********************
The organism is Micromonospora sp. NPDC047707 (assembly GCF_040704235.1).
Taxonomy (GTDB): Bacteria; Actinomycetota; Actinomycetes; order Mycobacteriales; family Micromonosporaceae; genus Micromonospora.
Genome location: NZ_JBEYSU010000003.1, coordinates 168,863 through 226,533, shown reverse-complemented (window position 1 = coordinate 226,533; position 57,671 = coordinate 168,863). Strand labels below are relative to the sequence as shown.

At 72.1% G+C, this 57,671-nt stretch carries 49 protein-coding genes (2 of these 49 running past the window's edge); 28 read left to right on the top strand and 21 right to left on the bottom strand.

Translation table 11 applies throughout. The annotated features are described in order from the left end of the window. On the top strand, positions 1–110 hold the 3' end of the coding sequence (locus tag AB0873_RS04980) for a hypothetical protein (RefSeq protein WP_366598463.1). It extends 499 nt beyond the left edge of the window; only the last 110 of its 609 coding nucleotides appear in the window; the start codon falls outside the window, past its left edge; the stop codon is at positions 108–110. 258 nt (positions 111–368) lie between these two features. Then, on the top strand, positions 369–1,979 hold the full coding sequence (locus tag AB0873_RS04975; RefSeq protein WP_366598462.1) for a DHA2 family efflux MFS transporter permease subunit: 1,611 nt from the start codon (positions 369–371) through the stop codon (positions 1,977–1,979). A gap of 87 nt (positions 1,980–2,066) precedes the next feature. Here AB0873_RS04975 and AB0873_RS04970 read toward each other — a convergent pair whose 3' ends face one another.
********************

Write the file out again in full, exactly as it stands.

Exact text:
The organism is Micromonospora sp. NPDC047707 (assembly GCF_040704235.1).
Taxonomy (GTDB): Bacteria; Actinomycetota; Actinomycetes; order Mycobacteriales; family Micromonosporaceae; genus Micromonospora.
Genome location: NZ_JBEYSU010000003.1, coordinates 168,863 through 226,533, shown reverse-complemented (window position 1 = coordinate 226,533; position 57,671 = coordinate 168,863). Strand labels below are relative to the sequence as shown.

At 72.1% G+C, this 57,671-nt stretch carries 49 protein-coding genes (2 of these 49 running past the window's edge); 28 read left to right on the top strand and 21 right to left on the bottom strand.

Translation table 11 applies throughout. The annotated features are described in order from the left end of the window. On the top strand, positions 1–110 hold the 3' end of the coding sequence (locus tag AB0873_RS04980) for a hypothetical protein (RefSeq protein WP_366598463.1). It extends 499 nt beyond the left edge of the window; only the last 110 of its 609 coding nucleotides appear in the window; the start codon falls outside the window, past its left edge; the stop codon is at positions 108–110. 258 nt (positions 111–368) lie between these two features. Then, on the top strand, positions 369–1,979 hold the full coding sequence (locus tag AB0873_RS04975; RefSeq protein WP_366598462.1) for a DHA2 family efflux MFS transporter permease subunit: 1,611 nt from the start codon (positions 369–371) through the stop codon (positions 1,977–1,979). A gap of 87 nt (positions 1,980–2,066) precedes the next feature. Here AB0873_RS04975 and AB0873_RS04970 read toward each other — a convergent pair whose 3' ends face one another.